• Offshore: a single role, typically developer or tester, in a different location from the rest of the team
  • Remote: a team that’s members are able to work from home, this may be everyone or only select members
  • Distributed: complete teams with programmers, testers, analysts and others present in each of the global locations

Through hands-on simulation and group discussion, this workshop will generate ideas for how to improve communication, empathy and in turn productivity and satisfaction.

Key takeaways:

  • Ideas to work around the impediments distributed teams face as they strive to build quality into their product
  • Ways to turn disadvantages of distributed teams into positive benefits
  • Techniques to identify specific testing issues for distributed teams and ways to overcome these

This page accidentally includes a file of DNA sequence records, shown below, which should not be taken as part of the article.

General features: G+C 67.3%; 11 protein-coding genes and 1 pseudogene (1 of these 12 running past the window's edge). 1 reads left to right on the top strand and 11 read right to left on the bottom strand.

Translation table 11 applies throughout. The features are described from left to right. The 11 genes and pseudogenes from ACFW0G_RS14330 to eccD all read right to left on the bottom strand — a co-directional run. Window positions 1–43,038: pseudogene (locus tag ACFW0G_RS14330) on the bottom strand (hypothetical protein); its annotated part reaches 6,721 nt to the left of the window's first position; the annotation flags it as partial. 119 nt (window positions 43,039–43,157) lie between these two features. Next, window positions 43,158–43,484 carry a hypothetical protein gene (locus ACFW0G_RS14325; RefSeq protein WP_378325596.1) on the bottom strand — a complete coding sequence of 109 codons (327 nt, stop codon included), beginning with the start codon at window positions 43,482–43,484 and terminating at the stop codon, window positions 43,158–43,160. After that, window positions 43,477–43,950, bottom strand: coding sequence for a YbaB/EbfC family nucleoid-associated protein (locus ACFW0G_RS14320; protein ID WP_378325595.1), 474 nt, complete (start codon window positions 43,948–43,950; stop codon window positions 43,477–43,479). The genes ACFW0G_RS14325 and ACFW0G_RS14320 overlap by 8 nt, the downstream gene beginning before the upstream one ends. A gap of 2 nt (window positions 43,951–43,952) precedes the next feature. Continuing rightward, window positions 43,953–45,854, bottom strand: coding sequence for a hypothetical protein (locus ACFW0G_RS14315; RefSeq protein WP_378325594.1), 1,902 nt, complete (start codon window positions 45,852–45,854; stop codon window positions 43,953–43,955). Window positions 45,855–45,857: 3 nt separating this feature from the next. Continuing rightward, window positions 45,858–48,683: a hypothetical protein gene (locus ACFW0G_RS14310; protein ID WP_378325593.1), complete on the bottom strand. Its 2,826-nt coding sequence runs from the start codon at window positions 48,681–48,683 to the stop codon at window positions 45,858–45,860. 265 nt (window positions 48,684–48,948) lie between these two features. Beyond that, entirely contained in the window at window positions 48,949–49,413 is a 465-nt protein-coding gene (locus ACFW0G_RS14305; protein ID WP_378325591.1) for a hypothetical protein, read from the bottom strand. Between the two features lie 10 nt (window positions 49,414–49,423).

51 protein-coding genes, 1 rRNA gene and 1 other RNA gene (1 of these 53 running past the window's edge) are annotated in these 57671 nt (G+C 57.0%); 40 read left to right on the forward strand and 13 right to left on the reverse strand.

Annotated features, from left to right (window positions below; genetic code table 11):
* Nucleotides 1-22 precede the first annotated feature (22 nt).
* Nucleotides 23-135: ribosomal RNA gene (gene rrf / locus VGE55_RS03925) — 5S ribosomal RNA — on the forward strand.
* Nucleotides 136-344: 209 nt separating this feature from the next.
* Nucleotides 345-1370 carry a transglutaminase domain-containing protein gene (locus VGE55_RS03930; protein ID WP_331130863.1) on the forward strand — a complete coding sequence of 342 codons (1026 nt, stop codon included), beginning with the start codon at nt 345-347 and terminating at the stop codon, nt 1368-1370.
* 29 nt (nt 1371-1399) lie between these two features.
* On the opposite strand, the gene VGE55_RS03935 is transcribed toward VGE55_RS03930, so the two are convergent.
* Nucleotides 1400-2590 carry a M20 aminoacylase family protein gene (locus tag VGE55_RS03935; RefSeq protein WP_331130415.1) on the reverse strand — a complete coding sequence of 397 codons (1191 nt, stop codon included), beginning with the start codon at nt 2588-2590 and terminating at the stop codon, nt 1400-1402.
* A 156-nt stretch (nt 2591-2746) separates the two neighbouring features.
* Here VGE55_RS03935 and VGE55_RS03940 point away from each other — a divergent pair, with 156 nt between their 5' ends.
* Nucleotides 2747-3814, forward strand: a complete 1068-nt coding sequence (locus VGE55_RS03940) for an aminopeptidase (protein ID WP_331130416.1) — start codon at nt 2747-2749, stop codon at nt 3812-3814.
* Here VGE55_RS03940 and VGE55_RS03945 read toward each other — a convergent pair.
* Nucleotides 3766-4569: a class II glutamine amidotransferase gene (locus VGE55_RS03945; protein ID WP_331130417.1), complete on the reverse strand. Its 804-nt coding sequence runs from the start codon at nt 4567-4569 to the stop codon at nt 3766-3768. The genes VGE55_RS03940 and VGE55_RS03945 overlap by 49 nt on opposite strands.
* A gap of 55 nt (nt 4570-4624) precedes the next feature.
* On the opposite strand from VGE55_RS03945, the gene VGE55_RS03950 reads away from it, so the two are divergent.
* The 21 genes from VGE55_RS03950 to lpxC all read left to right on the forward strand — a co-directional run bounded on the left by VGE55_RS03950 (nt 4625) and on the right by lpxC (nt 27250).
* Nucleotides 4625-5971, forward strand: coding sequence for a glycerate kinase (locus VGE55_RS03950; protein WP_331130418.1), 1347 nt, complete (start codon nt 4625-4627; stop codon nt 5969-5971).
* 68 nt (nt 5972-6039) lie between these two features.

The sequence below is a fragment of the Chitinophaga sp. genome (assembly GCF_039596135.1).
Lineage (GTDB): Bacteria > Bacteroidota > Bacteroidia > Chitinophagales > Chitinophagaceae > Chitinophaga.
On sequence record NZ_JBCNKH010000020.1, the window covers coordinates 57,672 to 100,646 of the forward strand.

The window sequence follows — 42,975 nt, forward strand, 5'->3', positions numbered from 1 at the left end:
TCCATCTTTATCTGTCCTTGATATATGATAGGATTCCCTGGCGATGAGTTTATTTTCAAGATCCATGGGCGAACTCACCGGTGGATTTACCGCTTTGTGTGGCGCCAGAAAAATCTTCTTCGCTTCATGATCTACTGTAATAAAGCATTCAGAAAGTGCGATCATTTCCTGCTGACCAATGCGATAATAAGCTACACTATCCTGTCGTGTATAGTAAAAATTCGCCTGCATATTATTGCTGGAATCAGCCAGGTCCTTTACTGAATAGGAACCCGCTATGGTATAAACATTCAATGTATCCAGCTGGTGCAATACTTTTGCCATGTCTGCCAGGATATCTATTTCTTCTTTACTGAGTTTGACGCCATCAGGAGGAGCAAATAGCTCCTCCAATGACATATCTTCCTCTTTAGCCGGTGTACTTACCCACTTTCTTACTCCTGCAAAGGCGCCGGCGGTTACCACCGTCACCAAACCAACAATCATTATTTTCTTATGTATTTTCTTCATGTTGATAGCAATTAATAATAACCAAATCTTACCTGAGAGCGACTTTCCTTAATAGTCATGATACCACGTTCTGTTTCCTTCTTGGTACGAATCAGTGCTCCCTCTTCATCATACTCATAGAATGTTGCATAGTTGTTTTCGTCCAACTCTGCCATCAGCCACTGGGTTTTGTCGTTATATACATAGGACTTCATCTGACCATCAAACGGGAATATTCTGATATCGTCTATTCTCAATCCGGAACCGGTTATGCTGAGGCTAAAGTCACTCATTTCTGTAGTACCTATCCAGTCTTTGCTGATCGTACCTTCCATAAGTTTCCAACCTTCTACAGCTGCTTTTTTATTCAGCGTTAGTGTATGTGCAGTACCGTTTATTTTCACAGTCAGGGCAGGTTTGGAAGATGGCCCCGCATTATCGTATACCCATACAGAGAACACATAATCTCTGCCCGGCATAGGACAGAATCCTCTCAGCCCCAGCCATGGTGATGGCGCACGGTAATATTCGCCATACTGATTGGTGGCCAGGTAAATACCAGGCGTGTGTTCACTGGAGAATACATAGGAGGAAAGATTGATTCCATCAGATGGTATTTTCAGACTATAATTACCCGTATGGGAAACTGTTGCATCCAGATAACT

About Lisa
Lisa Crispin is the co-author, with Janet Gregory, of More Agile Testing: Learning Journeys for the Whole Team (Addison-Wesley 2014), Agile Testing: A Practical Guide for Testers and Agile Teams (Addison-Wesley, 2009), co-author with Tip House of Extreme Testing (Addison-Wesley, 2002), and a contributor to Experiences of Test Automation by Dorothy Graham and Mark Fewster (Addison-Wesley, 2011) and Beautiful Testing (O’Reilly, 2009). Lisa was voted by her peers as the Most Influential Agile Testing Professional Person in 2012. Lisa enjoys working as a tester with an awesome agile team. She shares her experiences via writing, presenting, teaching and participating in agile testing communities around the world. For more about Lisa’s work, visit www.lisacrispin.com,www.agiletester.ca, and follow @lisacrispin on Twitter.

Test Strategy in 10 Minutes – Bill Matthews & Pekka Marjamaki